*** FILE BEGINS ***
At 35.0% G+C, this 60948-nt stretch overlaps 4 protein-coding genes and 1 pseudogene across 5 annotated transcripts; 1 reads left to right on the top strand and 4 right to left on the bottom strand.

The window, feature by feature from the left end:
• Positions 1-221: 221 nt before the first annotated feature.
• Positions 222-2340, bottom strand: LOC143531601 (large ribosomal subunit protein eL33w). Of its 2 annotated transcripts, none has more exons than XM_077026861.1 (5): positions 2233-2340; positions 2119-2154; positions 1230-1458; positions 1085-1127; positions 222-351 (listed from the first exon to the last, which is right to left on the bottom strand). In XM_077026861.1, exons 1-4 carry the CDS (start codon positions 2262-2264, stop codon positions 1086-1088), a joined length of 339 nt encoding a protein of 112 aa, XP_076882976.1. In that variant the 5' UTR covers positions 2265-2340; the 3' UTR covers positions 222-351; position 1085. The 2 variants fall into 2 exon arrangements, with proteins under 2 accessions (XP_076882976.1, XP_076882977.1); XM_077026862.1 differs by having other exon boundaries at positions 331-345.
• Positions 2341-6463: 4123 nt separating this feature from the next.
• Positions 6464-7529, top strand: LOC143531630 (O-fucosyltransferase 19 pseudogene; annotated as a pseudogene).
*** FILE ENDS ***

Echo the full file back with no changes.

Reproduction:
At 35.0% G+C, this 60948-nt stretch overlaps 4 protein-coding genes and 1 pseudogene across 5 annotated transcripts; 1 reads left to right on the top strand and 4 right to left on the bottom strand.

The window, feature by feature from the left end:
• Positions 1-221: 221 nt before the first annotated feature.
• Positions 222-2340, bottom strand: LOC143531601 (large ribosomal subunit protein eL33w). Of its 2 annotated transcripts, none has more exons than XM_077026861.1 (5): positions 2233-2340; positions 2119-2154; positions 1230-1458; positions 1085-1127; positions 222-351 (listed from the first exon to the last, which is right to left on the bottom strand). In XM_077026861.1, exons 1-4 carry the CDS (start codon positions 2262-2264, stop codon positions 1086-1088), a joined length of 339 nt encoding a protein of 112 aa, XP_076882976.1. In that variant the 5' UTR covers positions 2265-2340; the 3' UTR covers positions 222-351; position 1085. The 2 variants fall into 2 exon arrangements, with proteins under 2 accessions (XP_076882976.1, XP_076882977.1); XM_077026862.1 differs by having other exon boundaries at positions 331-345.
• Positions 2341-6463: 4123 nt separating this feature from the next.
• Positions 6464-7529, top strand: LOC143531630 (O-fucosyltransferase 19 pseudogene; annotated as a pseudogene).